Jeffrey Maier baseball glove to sell for $20,000 at Heritage



2015-06-26 11:27:25

The glove that caused one of the most controversial 'home runs' in recent baseball history is heading to the auction block.

A Heritage Auctions sale on February 21-22 will include the childhood glove of Jeffrey Maier – who made headlines in 1996 when he inadvertently helped the New York Yankees to victory against the Baltimore Orioles.

The two teams met during post-season in the seven-game ALCS series, to decide who went on to the World Series. The Yankees had won the pennant in 15 years, but had been spurred on during the season by rookie short stop Derek Jeter

At the bottom of the eighth inning with bases empty, the Yankees were trailing by a run. Jeter stepped up to the plate, and hit the first ball to deep right field. Orioles right fielder Tony Tarrasco rose to catch the ball as it headed for the boundary, but at the last moment it was deflected by another hand reaching over the fence to grab it – the hand of 11-year-old Jeffrey Maier.

Tarasco rightly called fan interference, but the umpires disagreed and made the wrong call -  a home run. Jeter rounded the bases, the game was tied, and the Yankees went on to win it in during the extra innings.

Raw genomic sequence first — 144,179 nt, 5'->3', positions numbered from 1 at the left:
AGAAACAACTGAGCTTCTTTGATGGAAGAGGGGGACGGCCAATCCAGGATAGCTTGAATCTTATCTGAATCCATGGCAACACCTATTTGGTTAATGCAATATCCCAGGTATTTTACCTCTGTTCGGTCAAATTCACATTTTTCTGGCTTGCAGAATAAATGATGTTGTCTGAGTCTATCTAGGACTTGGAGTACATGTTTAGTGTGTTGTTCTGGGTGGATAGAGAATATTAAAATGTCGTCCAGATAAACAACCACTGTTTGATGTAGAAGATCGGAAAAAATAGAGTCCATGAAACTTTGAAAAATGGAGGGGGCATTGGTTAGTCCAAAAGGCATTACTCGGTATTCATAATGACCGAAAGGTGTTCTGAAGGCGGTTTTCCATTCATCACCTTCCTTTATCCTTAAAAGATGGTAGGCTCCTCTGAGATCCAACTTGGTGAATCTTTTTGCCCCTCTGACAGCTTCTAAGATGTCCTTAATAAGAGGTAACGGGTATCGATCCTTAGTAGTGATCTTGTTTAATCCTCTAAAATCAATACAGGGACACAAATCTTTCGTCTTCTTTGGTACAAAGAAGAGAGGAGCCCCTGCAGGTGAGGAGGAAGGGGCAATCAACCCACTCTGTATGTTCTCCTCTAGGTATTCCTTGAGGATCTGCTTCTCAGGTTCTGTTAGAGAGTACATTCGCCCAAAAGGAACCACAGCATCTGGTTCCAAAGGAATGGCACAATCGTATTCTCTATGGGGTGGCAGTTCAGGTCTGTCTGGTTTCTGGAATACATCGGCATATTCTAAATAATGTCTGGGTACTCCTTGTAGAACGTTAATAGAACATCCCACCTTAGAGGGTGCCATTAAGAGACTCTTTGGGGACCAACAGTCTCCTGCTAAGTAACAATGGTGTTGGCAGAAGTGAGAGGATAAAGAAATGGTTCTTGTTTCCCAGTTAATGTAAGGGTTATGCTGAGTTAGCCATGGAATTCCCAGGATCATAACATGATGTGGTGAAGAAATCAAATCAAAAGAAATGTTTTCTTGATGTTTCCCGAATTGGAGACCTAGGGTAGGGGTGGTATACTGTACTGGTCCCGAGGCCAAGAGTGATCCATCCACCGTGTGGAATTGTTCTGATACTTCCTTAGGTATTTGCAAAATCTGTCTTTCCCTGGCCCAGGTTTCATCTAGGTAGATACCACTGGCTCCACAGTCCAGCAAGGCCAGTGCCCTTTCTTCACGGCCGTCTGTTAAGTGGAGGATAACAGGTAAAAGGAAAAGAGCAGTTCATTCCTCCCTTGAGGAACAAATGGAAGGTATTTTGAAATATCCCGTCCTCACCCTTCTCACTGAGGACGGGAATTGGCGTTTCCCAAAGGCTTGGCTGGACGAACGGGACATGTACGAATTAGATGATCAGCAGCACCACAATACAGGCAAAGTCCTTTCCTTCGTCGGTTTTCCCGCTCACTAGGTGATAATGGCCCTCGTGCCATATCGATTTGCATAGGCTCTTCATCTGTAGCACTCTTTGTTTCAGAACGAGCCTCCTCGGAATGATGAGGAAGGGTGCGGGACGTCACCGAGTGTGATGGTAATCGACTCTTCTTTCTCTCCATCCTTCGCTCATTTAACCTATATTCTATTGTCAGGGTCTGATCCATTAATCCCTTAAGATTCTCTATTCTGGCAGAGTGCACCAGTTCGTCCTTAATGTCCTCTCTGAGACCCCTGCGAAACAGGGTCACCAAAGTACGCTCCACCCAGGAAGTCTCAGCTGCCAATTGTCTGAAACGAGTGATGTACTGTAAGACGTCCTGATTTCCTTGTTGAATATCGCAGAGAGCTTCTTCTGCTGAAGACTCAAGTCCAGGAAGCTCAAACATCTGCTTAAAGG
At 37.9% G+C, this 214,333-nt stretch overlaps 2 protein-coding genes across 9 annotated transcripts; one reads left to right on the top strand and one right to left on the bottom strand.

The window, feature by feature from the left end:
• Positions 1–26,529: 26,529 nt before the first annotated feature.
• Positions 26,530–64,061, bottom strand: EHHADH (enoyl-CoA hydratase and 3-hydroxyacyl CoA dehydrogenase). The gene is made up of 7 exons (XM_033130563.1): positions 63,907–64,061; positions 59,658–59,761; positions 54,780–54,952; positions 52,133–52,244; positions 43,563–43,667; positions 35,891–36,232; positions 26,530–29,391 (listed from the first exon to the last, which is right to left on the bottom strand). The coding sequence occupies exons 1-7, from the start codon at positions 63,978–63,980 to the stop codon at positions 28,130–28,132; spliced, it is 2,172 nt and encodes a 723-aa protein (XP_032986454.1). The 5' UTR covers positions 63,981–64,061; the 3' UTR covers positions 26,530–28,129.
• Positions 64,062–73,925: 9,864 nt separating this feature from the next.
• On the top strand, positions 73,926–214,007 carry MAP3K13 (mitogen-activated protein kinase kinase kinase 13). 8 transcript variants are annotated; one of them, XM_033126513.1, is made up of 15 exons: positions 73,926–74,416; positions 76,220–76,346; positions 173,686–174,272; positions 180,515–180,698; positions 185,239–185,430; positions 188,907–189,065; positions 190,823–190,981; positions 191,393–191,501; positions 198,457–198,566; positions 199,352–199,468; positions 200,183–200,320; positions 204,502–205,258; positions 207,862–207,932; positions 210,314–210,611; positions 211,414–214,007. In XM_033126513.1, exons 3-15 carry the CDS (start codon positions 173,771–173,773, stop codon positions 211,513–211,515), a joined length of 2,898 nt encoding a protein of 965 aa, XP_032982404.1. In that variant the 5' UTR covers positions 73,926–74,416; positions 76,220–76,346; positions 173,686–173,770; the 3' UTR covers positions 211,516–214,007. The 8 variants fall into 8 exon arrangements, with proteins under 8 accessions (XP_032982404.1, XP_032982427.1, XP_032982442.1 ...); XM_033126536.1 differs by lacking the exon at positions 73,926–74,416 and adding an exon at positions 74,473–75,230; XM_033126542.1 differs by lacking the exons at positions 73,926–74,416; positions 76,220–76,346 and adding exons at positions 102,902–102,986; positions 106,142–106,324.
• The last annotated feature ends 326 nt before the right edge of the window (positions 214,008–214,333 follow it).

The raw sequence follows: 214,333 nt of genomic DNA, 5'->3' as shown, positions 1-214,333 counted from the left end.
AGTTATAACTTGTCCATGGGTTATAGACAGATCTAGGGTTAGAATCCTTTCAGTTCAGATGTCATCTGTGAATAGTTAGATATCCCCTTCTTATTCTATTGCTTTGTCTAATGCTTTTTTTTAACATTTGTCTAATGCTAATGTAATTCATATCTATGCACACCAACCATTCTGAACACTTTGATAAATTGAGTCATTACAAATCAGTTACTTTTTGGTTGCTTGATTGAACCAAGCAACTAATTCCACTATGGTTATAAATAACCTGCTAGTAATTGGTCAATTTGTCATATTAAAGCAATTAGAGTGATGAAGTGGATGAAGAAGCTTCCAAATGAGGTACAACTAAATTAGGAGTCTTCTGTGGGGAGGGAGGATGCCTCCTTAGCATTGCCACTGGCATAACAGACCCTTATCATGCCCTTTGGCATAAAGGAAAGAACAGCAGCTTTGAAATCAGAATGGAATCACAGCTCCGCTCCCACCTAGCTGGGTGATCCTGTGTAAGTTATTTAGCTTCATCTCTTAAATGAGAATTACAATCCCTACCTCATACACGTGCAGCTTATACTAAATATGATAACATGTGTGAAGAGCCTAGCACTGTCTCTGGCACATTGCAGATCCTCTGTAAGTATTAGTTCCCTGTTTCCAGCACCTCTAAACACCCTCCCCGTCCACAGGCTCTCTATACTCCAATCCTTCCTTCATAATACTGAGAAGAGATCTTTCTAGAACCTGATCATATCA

The incident has been described as "the spark that lit the modern Yankees dynasty". The team went on the win the series 4-1, and then came from 0-2 down to beat the Atlanta Braves 4-2 in the World Series. It was the start of a run which saw the Yankees win the title four times in five years, with many regarding their 1998 team as one of the finest in baseball history.

Now Maier's much-storied glove is coming to auction, where it's expected to sell for upwards of $20,000+.

"This is, charmingly, a kid's sandlot baseball glove," said Chris Ivy, Director of Sports Auctions at Heritage. "It was obviously well-used before being brought to Yankee Stadium on the night of Oct. 9, 1996. Yet this little black leather Mizuno glove hauled in perhaps the most consequential and memorable home run of Derek Jeter's long and prolific career — and made a household name of its owner."

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